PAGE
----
Crow Country

Crow Country

released on May 09, 2024

Crow Country

released on May 09, 2024

The year is 1990. Edward Crow has disappeared. The owner of 'Crow Country', he has not been seen since he unexpectedly shut down his park two years ago. The silence is broken when a mysterious young woman named Mara Forest ventures into the heart of the abandoned theme park in order to find him.

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Hits the spot. Like a nice fry up on a Saturday morning.

Maybe everything will be okay… And maybe it won't.

An absolutely fantastic little horror experience. There's so much character packed into this it made me feel straight up giddy playing it, and I don't even have much of a nostalgia factor at play for its inspirations.

Setting-wise, it's a very interesting conjunction of the warm, whimsical nature of a children's theme park with the cold, industrial disposition of a self destructive mining operation with a bloody splash of body horror on top. This careful balance extends to the rest of the game as well - the writing is succinct and to the point, lending itself well to both silly and horrific moments. The characters you meet along the way are very charming despite how little overall dialogue there actually is, and this especially applies to Mara herself; there are so many corners of each room you can investigate, and most if not all descriptions are from her direct point of view, reading as her internal monologue, and it's effective at putting you in her shoes.

The music varies from overwhelmingly eerie, discordant ambience to sweet little melodies with an undertone of sadness to them, and the sound design is incredibly immersive in regards to the enemies, weapons, movement and environment alike. The visuals are so focused in what they aim for, and they deliver in spades; there's a perfect amount of clutter and exaggerated details to make things feel lived-in and real despite the low-poly style evoking the feeling of a child's playset.

All of this combines to create something that constantly rides a fine line between cozy, comforting, dread and oh-my-god-what-the-fuck-is-that-horrible-rattling.

The learning curve of the combat - albeit not particularly steep - was unfamiliar enough to be perfectly paced for me over the runtime. The mandatory puzzles were on the easier side for me, I never really had to stop and ponder anything too hard, but there was still enough satisfaction in solving them to keep me hooked. There were also a couple moments I had to pull out a paper and a pencil, and I love that shit. I played on Murder of Crows difficulty, and the mechanics as a whole were simple enough that the resource scarcity led to some harrowing moments without it ever feeling particularly brutal. I'm curious to see how fast I can blaze through this on a replay.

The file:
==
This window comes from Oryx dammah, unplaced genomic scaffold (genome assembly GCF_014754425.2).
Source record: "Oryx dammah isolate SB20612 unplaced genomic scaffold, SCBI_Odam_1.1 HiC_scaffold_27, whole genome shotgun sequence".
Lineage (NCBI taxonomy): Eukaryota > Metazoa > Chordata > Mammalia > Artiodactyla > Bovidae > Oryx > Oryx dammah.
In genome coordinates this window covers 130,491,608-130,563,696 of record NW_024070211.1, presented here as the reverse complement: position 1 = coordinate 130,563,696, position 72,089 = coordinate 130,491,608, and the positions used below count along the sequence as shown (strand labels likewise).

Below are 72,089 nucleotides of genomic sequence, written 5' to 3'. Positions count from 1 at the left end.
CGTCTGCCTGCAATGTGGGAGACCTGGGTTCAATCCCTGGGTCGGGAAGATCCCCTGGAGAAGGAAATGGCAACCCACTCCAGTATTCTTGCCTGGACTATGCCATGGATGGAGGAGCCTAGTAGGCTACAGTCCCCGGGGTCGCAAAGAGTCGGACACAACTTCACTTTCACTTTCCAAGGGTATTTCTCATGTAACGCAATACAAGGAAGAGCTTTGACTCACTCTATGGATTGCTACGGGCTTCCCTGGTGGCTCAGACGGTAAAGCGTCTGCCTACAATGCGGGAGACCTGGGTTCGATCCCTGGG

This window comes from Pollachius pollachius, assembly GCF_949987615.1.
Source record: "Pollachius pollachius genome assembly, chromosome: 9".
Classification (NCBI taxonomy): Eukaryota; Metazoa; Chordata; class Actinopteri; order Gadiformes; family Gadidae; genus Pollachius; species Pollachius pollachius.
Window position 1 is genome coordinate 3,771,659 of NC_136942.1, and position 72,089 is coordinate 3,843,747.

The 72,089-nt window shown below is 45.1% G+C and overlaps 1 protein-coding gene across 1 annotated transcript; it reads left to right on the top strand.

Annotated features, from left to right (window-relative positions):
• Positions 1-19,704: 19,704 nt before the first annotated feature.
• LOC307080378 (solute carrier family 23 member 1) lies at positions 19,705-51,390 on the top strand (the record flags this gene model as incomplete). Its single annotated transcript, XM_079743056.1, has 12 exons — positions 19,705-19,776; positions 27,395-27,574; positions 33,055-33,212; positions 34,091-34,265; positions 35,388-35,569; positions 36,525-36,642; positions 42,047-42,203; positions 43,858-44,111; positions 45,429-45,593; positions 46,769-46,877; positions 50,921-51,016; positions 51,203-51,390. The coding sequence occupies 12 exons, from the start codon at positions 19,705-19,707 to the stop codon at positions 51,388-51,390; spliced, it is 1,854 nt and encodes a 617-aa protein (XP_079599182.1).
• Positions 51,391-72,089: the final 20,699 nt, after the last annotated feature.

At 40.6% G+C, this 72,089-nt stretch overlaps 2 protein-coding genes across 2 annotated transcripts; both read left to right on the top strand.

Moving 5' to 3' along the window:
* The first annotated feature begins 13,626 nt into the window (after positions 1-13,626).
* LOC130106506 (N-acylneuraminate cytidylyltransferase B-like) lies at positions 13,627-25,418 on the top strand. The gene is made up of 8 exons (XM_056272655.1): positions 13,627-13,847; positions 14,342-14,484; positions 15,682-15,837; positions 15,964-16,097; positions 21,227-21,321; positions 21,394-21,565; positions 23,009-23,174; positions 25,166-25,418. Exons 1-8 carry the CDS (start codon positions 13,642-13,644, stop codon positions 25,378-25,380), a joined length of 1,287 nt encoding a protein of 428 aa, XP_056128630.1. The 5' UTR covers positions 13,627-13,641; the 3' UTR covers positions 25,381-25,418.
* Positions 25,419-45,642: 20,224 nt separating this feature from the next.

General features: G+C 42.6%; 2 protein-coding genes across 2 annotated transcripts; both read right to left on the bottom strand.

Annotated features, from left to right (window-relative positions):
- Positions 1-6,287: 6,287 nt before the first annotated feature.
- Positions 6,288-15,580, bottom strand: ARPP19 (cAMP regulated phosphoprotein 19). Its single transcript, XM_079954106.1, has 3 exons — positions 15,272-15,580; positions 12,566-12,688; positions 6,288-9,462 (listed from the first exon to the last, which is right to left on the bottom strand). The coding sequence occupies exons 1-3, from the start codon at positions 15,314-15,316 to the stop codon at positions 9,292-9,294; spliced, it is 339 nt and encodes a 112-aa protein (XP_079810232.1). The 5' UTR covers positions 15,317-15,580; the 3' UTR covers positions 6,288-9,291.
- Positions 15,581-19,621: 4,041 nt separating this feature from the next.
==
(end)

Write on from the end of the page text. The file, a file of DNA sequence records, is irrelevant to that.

The central mystery and its unravelling really hooked me after the first half hour - things are a lot less simple and cliché than they initially may appear, and there are a lot of welcome surprises in store. The story was a surprisingly excellent tale of greed, humanity's inclination to doom itself for the sake of the short term, and contrasting that in a parallel yet opposing direction - hope in a world where tragedy may ultimately prevail. Its themes ring true with me on multiple levels, especially at this time, and it does a beautiful job of delivering them.

This was an experience I will not soon forget. Do yourself a favor, and give this game a shot, lack of nostalgia be damned.

dudes, this might be the best survival horror game yet

Smaller studios making some banger games this year

Crow Country is a pretty cute little survival horror game with a PSX style - fixed camera angles and (optional) tank controls included. You play as special agent Mara Forest as you explore the now abandoned theme park Crow Country, shooting (or dodging) monsters and meeting up with other survivors.

There are puzzles to solve, weapons to collect, and secrets to find. Tonally and plot-wise it's a lot closer to Resident Evil than Silent Hill. There are some good jokes that contrast to the solid atmosphere when the game really wants to creep you out, and some genuine moments of tension to go with it.

If I had any negatives I might say I wish the game was a little longer (or maybe just bigger areas). That said, fans who are really into it have ample incentive to replay the game with bonuses unlocked after completing it with different ranks. Movement feels pretty good too so I would love to see some speedrunners take it on as well.

Overall, while Crow Country didn't blow me away like Signalis, it makes me happy that the PSX-style really has some fans in the indie world. It's charming and has an engaging enough plot, so I recommend it to anyone who enjoys survival horror.

One of the best survival horror games. Great throwback to oldschool gameplay. Doesn´t overstay it´s welcome and the story is excellent. Could have been a 1987 film by Carpenter or Cronenberg.